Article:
The vast majority of Tories will be against it, and I expect Labour, whilst technically in favour, will find plenty of excuses to unofficially oppose it also (as they did with AV).

    Also – has our party learnt the lessons on the “Yes2AV” campaign? Sure that campaign must go down in history as one of the most badly organised and run national campaigns in British history – what assurances have we that a “Yes2LordsReform” (or whatever) will be run by people who are at least vaguely competent?

  • As long as there is an option on the ballot paper to scrap the whole thing

  • I can’t see the need for a referendum on this when other issues haven’t warranted one (the NHS bill springs to mind). On top of this I would expect the No campaign to use some fairly underhand tactics that you have not (and possibly cannot) anticipate. Why ask the British populace about this issue when they frankly don’t care? And on such an issue it is all the easier to manipulate opinion to the lowest common denominator, factors which favour the unscrupulous and vested interests.

    A more relevant question to ask us why we are considering at all the retention of unelected religious representatives. Without addressing this the lords is better to remain as it is.

  • The issue here is not just democracy. It is not difficult to imagine that reform will make the Lords democratic but less effective. It could be that the standard of its members is lower because they are not allowed outside paid interests. It could become more party political with fewer cross benchers. It could be filled with people who just get onto their party’s list (which makes it arguable whether it’s even democratic).

    The only message from the LibDems seems to be that the Lords must be made “democratic” at all costs. Unless there is a genuine desire to make it work at least as well, if not better, the proposals are unlikely to get wide support.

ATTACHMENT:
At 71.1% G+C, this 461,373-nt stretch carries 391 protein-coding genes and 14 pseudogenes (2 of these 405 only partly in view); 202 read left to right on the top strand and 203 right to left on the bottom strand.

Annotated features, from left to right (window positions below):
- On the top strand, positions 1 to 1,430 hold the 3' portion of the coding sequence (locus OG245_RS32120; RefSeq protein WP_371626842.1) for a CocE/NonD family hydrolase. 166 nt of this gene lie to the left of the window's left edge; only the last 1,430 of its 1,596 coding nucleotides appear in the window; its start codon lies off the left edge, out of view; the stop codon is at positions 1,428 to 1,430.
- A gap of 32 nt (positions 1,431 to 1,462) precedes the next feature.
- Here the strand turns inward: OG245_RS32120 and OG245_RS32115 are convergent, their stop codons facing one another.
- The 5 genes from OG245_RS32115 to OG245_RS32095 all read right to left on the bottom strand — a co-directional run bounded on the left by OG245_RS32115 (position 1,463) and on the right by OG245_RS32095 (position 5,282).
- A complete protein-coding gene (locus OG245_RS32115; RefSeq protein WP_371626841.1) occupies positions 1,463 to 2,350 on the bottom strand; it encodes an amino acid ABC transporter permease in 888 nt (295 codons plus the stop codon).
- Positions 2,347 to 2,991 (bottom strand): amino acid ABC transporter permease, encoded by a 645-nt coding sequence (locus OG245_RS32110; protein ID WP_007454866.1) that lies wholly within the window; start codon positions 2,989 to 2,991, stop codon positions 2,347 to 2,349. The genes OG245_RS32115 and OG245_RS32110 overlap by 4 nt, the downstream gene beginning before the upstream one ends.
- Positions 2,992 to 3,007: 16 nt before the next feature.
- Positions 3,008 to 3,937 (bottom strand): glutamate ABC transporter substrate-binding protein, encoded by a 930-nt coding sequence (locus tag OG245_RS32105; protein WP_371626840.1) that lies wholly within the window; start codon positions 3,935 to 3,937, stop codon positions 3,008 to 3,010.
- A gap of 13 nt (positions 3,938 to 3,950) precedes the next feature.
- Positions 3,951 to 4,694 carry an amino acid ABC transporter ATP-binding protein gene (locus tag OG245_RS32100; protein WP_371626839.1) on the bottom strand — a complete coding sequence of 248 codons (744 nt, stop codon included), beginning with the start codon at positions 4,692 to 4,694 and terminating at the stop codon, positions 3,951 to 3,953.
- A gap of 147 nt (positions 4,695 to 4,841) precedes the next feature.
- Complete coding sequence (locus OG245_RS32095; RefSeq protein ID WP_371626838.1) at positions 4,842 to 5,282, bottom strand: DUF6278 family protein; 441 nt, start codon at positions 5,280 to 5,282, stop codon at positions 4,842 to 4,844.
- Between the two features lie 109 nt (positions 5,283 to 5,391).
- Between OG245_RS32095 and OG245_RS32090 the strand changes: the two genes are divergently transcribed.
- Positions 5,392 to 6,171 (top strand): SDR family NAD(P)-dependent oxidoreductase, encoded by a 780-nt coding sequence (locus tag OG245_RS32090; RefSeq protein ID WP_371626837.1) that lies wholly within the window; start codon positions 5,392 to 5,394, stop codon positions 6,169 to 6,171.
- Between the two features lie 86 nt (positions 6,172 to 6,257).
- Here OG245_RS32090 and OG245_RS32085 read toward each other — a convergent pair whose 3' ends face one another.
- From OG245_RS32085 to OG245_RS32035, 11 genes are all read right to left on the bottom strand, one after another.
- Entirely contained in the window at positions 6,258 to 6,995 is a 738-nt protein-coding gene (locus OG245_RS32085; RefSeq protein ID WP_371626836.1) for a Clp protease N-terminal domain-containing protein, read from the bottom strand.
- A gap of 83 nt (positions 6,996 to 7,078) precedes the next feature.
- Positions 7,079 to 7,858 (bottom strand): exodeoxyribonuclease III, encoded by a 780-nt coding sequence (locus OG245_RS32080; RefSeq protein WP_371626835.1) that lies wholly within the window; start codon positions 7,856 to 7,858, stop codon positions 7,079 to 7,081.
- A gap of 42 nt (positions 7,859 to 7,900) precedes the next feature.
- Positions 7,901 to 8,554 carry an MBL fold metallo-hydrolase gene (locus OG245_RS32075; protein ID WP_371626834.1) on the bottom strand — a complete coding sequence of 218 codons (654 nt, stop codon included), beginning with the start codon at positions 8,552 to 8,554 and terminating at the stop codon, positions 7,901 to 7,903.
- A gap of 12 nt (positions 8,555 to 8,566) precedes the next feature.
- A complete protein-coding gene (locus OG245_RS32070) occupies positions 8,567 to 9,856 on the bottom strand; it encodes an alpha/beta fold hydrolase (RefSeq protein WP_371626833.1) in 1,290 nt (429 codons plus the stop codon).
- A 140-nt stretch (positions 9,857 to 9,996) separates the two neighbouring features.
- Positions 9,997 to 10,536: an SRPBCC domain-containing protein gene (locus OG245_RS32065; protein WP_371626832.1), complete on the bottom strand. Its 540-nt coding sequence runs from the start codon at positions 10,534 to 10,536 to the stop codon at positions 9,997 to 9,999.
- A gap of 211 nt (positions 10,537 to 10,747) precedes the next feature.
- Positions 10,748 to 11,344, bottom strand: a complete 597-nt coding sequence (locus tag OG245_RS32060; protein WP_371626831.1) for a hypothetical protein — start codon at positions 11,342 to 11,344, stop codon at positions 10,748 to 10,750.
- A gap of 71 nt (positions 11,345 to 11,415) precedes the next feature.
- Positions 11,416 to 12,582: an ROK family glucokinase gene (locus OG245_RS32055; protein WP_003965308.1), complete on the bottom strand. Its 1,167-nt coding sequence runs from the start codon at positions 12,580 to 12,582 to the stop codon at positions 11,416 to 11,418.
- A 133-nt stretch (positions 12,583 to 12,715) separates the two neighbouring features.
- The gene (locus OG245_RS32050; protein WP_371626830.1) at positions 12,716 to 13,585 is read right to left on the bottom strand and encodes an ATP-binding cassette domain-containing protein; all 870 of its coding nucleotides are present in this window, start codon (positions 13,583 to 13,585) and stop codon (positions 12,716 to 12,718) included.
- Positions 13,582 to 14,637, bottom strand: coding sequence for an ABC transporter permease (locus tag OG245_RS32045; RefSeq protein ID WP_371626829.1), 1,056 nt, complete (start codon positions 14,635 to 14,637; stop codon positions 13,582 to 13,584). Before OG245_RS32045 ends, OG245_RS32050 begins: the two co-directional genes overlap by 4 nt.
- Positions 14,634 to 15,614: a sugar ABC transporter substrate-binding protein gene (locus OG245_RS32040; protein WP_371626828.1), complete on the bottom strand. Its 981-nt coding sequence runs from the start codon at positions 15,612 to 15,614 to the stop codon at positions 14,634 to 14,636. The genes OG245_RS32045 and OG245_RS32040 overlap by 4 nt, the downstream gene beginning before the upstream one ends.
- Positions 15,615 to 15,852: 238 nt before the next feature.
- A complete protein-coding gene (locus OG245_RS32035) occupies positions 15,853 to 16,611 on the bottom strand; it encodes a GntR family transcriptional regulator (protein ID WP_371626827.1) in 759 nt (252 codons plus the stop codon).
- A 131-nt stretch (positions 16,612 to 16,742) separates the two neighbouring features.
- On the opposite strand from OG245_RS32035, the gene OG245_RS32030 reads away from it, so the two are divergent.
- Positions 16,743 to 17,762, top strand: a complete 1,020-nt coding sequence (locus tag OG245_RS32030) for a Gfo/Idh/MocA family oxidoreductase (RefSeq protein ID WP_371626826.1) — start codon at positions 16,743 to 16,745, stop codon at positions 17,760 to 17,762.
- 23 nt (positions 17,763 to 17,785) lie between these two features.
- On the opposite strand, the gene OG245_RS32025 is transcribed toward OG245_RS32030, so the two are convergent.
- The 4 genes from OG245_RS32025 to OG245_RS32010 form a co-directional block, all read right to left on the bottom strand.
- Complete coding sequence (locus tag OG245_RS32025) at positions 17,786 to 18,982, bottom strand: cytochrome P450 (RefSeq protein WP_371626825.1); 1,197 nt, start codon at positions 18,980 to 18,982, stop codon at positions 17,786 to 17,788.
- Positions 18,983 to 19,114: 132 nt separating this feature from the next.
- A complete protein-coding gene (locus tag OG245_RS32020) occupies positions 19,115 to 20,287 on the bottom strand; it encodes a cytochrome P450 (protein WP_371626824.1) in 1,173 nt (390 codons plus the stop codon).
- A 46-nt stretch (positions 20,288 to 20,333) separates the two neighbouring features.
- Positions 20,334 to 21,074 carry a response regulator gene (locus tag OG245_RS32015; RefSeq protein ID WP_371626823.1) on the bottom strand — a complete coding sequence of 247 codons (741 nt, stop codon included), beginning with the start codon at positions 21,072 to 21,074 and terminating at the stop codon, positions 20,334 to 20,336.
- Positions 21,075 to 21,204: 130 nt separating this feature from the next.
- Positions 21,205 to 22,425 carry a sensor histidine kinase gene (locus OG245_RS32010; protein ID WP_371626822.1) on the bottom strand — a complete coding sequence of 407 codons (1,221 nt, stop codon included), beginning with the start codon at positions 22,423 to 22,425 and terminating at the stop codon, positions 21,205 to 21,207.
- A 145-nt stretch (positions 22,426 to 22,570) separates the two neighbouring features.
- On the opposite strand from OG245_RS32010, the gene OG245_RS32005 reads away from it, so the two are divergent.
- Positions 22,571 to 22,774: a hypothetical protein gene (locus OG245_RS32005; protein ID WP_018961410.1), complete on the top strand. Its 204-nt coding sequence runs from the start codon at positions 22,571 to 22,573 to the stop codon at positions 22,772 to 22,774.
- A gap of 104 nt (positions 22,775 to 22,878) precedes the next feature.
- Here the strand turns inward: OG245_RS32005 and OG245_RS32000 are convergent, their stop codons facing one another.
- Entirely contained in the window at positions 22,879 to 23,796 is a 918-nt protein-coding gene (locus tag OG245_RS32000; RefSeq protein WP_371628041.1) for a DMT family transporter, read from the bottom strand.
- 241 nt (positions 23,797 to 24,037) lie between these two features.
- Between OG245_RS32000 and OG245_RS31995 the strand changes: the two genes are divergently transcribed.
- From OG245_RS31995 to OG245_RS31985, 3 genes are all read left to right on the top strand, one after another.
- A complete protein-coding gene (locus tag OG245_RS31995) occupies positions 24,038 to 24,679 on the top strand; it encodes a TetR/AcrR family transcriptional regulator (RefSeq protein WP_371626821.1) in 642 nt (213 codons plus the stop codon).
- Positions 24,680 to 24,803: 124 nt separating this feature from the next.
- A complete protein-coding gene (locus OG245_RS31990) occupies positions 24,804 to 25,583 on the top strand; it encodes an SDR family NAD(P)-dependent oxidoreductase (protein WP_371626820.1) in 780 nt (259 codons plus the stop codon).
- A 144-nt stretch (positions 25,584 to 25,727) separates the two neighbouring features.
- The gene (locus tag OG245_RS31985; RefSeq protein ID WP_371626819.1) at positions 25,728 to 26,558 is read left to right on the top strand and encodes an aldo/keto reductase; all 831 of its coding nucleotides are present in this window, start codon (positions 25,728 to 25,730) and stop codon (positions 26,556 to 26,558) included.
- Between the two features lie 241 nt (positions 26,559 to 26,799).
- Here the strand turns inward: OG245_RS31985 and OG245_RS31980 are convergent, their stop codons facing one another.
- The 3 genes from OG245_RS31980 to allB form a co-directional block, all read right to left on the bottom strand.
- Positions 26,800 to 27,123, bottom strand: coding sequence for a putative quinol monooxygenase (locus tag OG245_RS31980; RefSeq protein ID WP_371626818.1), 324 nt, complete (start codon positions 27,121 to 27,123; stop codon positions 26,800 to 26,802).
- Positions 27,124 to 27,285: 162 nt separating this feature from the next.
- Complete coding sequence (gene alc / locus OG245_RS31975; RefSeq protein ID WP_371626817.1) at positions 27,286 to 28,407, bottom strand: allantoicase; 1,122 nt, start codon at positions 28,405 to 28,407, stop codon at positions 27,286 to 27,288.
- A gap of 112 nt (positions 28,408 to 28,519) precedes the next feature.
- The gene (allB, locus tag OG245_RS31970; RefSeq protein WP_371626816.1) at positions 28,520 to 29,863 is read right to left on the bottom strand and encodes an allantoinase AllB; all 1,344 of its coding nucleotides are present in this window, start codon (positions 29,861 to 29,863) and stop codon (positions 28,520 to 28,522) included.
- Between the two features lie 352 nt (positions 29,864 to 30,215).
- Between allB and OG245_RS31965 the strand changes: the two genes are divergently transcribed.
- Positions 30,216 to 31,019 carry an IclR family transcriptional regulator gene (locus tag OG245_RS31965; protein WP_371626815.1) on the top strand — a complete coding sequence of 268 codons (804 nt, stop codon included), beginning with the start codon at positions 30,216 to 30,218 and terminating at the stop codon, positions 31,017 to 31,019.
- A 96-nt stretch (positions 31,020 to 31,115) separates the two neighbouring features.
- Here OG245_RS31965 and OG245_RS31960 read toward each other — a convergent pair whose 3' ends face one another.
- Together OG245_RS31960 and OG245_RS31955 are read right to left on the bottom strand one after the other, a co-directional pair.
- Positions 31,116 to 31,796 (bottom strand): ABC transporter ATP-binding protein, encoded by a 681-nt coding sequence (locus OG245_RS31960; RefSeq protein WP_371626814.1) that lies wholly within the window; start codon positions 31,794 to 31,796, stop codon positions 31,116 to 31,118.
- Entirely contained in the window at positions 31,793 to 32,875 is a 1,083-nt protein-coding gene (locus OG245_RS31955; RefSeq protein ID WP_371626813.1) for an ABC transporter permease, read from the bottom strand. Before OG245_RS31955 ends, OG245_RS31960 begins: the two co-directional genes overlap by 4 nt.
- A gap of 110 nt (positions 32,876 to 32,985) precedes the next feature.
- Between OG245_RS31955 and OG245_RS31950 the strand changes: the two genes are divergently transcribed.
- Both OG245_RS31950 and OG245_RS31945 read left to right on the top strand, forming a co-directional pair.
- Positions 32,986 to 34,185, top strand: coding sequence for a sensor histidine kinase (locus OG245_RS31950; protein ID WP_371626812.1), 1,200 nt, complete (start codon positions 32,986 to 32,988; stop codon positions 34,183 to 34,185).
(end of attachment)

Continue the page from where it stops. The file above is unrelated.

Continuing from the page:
• @Julian… You portray the Lib Dem position as wanting a “democratic” Lords at all costs. Err, yes, and…?

  • Daniel Henry 23rd Apr '12 - 7:25pm

    Perhaps we could make a deal with the Tories. A referendm in 2014 so long as we get further compromises e.g. a fully elected chamber, proper STV rather than this “above the bar” nonsense and a proper reduction to just 300 peers?

  • Paul McKeown 23rd Apr '12 - 10:43pm

    One of our most respected Prime Ministers had this to say:

    “Referendums are the devices of demagogues and dictators.”

    I doubt that Ed Miliband is either a demagogue or a dictator, he is far too ineffectual, for that. He is, however, calling for a referendum simply as a device to cause embarrassment to the coalition government. He knows that the Liberal Democrats believe strongly in a rational, modern constitution, and knows that many Conservatives are wedded to romantic notions of the Lords as the last bastion of Conservatism. Ed Miliband couldn’t give tuppence for Lords reform, as far as he is concerned it is, “heads I win, tails you lose”. If a referendum were to call for reform of the Lords, he would claim it as his victory in his referendum. If he were to lose, the brothers in ermine would happily remain supping on their gravy train, and the Laser Panda would blame it all on Nick Clegg.

    Miliband is playing a silly game, no one should fall for this nonsense.

    Whatever the public mood is now, after nine months of poisoning by the Daily Tory Prat & co., Nick Clegg would once more be the Spawn of Be’elzebub, and the Lords would be last hope to save the nation from Clegg’s Black Mass. Anyone who thinks a referendum is a good idea is a sucker: referendums are never held to decide the issue on the ballot paper, but are rather a desperate device to gull the public into choosing something they would normally not wish for. Indeed, the device of demagogues and dictators.